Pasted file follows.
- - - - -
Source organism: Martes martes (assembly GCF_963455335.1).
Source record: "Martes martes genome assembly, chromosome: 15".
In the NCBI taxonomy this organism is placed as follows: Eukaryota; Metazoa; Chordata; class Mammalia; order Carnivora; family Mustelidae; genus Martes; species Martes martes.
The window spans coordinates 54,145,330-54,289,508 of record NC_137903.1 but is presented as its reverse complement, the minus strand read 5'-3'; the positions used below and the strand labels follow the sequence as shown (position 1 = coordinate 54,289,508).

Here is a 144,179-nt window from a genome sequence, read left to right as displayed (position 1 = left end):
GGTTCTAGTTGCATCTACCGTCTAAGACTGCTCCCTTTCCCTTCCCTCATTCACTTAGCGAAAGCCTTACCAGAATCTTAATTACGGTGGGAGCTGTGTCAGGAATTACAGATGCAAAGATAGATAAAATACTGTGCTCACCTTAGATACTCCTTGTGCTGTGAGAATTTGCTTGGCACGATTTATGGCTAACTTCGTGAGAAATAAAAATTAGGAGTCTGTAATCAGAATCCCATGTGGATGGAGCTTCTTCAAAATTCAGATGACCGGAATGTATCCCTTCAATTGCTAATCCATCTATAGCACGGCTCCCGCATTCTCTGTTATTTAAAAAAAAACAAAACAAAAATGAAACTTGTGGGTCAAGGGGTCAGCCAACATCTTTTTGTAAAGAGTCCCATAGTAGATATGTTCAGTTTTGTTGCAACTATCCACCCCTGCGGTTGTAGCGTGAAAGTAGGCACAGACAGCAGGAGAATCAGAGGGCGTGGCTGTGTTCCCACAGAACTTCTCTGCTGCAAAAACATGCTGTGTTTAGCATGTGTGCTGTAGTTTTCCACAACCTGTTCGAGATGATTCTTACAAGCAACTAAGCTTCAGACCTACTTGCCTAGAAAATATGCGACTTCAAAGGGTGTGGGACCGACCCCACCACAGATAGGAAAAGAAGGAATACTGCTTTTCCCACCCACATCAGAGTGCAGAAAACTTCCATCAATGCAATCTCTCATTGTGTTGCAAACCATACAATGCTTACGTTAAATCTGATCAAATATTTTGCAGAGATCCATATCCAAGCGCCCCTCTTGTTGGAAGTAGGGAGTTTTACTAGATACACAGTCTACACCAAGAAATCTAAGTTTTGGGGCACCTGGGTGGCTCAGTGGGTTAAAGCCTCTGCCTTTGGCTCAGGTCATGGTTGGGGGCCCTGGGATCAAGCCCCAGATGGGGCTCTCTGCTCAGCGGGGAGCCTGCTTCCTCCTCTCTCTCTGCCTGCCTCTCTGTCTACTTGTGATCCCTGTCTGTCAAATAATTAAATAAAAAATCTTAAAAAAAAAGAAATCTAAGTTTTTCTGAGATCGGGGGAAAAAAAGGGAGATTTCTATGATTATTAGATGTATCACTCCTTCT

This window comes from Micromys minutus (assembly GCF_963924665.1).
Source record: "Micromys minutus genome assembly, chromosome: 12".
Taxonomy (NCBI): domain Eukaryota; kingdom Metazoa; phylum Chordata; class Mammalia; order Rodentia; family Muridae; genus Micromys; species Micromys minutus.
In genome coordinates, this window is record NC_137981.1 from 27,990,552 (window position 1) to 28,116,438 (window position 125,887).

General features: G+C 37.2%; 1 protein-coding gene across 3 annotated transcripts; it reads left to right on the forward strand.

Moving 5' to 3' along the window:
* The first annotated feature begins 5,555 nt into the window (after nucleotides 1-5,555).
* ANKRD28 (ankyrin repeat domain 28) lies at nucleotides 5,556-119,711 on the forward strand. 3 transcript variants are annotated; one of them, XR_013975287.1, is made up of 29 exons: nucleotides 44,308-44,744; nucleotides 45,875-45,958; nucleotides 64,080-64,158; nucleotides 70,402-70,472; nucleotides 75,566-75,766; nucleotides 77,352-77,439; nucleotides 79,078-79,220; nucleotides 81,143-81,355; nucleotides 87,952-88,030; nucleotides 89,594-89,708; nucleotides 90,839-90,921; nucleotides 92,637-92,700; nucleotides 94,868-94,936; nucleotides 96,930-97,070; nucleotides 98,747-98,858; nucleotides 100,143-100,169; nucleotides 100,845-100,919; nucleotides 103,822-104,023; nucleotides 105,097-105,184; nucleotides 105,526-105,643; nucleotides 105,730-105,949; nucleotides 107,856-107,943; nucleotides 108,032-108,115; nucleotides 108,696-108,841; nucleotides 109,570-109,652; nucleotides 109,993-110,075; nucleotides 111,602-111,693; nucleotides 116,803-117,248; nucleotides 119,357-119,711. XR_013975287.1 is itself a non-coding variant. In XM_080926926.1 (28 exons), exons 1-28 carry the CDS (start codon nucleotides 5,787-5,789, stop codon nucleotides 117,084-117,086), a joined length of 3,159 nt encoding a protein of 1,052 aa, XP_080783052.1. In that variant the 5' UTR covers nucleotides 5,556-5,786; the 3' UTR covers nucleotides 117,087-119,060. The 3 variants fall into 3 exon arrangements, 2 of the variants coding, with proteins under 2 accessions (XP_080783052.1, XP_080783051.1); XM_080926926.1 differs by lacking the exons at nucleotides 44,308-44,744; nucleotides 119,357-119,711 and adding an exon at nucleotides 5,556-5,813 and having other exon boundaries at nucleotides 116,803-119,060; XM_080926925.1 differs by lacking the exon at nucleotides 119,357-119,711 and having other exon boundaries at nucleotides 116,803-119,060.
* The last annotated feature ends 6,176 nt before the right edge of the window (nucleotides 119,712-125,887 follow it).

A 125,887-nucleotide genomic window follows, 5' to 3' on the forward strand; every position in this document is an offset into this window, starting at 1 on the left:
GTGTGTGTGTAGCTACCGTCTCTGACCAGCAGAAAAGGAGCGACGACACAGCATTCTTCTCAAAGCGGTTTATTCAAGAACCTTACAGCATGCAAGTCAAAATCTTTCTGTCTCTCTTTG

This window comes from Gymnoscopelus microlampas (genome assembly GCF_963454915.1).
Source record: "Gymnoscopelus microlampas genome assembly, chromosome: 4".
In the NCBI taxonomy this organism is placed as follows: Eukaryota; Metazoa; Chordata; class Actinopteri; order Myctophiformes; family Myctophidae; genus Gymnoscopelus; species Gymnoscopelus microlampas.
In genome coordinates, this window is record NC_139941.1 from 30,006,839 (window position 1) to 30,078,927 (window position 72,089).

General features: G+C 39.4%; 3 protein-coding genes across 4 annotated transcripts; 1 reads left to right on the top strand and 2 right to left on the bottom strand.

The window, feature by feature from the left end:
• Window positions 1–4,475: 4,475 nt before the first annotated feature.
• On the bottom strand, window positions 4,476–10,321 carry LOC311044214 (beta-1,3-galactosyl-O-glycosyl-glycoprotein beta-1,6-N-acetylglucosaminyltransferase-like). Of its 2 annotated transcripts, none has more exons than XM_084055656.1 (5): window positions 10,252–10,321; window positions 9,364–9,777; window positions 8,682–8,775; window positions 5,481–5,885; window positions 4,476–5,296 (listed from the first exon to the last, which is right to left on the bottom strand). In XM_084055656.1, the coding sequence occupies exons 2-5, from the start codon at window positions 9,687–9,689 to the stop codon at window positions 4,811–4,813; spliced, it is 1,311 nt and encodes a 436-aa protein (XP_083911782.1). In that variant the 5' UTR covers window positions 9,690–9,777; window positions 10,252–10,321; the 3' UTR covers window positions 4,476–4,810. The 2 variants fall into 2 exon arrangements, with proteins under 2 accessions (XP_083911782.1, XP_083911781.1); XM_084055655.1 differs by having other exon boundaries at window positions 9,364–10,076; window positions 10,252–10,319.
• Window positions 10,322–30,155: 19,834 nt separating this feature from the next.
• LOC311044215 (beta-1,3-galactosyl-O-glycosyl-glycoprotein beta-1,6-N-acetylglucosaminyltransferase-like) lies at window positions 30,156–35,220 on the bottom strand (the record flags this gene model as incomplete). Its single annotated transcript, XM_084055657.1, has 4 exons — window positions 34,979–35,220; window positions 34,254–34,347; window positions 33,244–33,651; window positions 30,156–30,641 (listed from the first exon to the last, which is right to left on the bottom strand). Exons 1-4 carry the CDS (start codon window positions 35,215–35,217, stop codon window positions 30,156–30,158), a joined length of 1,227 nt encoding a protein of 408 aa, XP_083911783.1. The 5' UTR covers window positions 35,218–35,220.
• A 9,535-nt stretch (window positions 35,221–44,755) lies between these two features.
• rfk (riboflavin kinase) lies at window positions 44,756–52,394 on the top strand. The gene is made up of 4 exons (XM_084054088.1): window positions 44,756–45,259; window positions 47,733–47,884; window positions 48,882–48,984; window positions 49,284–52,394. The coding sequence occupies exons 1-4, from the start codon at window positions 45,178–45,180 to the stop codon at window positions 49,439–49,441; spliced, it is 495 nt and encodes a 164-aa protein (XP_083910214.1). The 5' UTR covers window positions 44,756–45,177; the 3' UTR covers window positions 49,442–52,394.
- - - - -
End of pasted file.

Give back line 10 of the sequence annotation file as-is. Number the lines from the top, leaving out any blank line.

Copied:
In genome coordinates, this window is record NC_137981.1 from 27,990,552 (window position 1) to 28,116,438 (window position 125,887).